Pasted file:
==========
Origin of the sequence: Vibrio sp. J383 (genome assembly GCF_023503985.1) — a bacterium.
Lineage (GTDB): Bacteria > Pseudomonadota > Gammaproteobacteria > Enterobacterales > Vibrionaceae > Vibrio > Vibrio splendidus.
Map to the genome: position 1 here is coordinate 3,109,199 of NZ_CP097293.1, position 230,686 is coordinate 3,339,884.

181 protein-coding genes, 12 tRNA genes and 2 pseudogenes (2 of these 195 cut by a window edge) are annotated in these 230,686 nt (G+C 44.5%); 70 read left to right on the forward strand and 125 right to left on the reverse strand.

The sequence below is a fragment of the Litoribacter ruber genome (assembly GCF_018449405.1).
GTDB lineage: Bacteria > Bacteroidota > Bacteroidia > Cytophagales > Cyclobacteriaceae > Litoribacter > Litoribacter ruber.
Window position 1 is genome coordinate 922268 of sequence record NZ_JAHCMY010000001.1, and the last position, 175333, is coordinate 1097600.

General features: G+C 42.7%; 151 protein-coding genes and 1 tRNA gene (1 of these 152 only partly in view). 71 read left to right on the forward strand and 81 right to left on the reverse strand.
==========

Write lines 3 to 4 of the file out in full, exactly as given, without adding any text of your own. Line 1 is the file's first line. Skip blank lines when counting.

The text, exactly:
Map to the genome: position 1 here is coordinate 3,109,199 of NZ_CP097293.1, position 230,686 is coordinate 3,339,884.

181 protein-coding genes, 12 tRNA genes and 2 pseudogenes (2 of these 195 cut by a window edge) are annotated in these 230,686 nt (G+C 44.5%); 70 read left to right on the forward strand and 125 right to left on the reverse strand.